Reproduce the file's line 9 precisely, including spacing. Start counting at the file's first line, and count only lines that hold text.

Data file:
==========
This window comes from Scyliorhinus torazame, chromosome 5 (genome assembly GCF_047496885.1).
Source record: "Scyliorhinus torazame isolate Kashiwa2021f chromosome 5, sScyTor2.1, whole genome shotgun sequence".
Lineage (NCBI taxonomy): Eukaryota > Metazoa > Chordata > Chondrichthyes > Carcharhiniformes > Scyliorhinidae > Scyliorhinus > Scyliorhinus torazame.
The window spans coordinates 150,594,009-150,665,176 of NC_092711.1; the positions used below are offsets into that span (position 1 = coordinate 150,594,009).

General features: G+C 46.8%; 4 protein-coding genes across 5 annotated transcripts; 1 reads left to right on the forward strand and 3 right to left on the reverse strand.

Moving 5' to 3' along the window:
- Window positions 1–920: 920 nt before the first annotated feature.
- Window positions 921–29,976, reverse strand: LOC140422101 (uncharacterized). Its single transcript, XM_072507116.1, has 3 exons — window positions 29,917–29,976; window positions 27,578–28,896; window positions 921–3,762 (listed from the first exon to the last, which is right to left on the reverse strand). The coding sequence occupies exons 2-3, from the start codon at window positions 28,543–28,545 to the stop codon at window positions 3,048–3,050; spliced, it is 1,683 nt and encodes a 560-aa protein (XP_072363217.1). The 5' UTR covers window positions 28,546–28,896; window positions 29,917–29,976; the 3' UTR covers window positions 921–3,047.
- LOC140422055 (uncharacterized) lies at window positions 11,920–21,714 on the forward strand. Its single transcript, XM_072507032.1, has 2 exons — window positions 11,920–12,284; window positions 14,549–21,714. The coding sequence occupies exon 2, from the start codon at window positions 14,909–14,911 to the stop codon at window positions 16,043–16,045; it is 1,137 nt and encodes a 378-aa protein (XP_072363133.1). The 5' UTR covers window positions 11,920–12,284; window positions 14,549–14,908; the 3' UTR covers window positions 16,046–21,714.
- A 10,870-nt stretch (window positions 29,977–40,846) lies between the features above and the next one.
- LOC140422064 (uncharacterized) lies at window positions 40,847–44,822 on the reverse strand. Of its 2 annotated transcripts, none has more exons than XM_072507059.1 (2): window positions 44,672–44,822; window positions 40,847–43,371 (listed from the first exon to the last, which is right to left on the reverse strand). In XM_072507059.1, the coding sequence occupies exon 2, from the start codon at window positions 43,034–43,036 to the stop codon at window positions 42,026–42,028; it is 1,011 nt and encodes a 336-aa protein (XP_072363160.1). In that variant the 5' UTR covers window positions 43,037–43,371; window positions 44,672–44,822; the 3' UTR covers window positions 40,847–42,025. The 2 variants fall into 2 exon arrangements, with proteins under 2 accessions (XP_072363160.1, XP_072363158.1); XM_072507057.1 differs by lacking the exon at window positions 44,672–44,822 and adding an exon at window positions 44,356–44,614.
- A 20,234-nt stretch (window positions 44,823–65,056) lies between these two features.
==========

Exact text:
- LOC140422055 (uncharacterized) lies at window positions 11,920–21,714 on the forward strand. Its single transcript, XM_072507032.1, has 2 exons — window positions 11,920–12,284; window positions 14,549–21,714. The coding sequence occupies exon 2, from the start codon at window positions 14,909–14,911 to the stop codon at window positions 16,043–16,045; it is 1,137 nt and encodes a 378-aa protein (XP_072363133.1). The 5' UTR covers window positions 11,920–12,284; window positions 14,549–14,908; the 3' UTR covers window positions 16,046–21,714.